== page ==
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  Home  > Personal Wellness  > Grief Reactions

Grief Reactions

Regina's Journal: September 11, 2001, Arizona

The news of the attacks on the World Trade Center and the Pentagon reached me early this morning. My friend, Sally, met me at her door with tears in her eyes and told me that something terrible had happened. The shock took many forms. At first, denial, as I couldn't quite understand the words. She spoke clearly, of course, but it seemed like a foreign language. I didn't want to hear such stories. She must be mistaken.

A hot rush of fear hit my belly, my face grew warm, my arms and legs tingled. There was a feeling of breathlessness. All morning long I kept sighing deeply, gasping for air. The sensation in my body is hard to describe - something like cotton candy in the veins. I was simultaneously excited and numbed. The reality did not penetrate for several hours. Since I had no television, I didn't see what most of the world saw immediately, but my sadness and fear grew as the reports came in. I never really felt angry, but I tend to repress anger, so maybe I had it but didn't show it.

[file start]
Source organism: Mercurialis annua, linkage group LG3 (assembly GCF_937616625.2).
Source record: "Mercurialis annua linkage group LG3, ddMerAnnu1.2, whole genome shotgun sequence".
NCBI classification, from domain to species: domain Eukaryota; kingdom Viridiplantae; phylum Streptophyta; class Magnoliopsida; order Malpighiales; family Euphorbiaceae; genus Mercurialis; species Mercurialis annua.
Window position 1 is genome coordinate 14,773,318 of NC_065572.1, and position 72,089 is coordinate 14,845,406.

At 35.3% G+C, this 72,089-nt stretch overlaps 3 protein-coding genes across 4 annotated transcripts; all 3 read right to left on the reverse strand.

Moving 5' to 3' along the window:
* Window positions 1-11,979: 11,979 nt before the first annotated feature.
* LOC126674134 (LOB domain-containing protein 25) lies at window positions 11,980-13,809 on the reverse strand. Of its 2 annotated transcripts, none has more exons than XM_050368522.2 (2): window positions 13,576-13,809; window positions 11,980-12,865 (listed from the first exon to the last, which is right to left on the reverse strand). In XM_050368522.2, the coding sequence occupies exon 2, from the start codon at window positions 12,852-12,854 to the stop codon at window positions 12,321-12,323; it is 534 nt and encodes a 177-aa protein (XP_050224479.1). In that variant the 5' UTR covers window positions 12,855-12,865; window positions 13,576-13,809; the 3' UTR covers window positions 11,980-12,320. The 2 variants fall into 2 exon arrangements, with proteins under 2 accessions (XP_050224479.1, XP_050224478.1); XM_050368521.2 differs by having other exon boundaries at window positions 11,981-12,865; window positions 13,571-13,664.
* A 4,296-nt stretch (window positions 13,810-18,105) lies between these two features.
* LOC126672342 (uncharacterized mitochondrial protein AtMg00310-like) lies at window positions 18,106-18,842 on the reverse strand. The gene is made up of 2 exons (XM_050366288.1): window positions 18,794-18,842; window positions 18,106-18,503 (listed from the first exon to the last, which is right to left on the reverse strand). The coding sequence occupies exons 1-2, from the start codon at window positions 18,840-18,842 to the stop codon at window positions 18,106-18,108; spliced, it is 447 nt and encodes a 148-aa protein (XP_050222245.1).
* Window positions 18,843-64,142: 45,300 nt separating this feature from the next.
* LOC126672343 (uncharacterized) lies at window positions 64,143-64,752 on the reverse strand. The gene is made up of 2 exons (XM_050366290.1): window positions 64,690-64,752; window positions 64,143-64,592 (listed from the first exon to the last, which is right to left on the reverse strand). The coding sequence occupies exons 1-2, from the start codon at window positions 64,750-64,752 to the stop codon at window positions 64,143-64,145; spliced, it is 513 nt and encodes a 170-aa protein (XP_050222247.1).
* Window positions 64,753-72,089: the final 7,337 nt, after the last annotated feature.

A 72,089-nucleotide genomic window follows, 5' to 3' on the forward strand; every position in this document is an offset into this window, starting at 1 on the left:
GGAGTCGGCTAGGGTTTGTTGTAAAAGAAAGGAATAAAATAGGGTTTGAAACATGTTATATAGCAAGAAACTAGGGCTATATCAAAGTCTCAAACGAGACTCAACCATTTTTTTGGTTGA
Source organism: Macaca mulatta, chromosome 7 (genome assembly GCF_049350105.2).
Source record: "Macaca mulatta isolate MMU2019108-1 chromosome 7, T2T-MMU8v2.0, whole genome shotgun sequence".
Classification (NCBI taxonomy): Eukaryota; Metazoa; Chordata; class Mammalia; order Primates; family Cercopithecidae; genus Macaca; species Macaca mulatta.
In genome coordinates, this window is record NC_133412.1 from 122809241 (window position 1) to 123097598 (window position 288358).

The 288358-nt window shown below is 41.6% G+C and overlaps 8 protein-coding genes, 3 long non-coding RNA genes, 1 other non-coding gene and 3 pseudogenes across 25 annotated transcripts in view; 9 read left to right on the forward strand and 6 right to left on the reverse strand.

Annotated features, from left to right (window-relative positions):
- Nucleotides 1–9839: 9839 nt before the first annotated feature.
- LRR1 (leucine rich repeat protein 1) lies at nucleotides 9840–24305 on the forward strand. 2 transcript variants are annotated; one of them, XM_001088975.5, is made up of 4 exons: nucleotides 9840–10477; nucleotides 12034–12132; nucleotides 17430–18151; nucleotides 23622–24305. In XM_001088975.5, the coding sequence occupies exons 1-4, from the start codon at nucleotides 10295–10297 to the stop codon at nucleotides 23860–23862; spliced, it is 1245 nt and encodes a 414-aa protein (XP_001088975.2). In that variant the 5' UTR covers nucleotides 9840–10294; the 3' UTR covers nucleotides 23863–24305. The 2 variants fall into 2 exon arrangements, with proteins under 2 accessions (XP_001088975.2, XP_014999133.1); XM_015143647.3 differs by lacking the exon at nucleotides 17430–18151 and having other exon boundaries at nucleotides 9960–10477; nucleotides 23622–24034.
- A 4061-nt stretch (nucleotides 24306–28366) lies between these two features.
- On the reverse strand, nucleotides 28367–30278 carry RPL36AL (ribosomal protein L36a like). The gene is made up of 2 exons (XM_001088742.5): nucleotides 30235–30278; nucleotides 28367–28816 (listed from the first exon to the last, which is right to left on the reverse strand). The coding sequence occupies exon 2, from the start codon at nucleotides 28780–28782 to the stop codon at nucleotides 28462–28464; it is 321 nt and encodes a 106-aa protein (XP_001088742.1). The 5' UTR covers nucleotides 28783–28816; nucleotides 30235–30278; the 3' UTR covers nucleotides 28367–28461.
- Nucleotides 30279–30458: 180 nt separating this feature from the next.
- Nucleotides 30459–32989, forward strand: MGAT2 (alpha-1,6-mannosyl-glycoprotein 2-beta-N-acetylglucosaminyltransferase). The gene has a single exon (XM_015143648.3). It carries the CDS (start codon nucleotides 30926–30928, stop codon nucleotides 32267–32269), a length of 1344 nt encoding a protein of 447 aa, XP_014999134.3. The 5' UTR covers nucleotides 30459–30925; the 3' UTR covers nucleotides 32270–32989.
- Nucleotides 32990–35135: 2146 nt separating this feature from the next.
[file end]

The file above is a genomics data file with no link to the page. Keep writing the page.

As the day progressed, I observed the responses of my friends. Some wept openly. Others, with sharp words, angry tones, described the horrors. Others, with trembling hands, tried to get through by cell phones to loved ones in New York. I tried to keep myself fiercely under control, my typical strategy for handling the unknown.

When I finally saw my husband, we were both shaken. As we spoke, I allowed the first few tears to flow, and then we both became silent. We held each other for a long time. What could we say?—Regina




<< Previous Stages of Grief | Back to Feeling | Next >> Positive or Negative Attention
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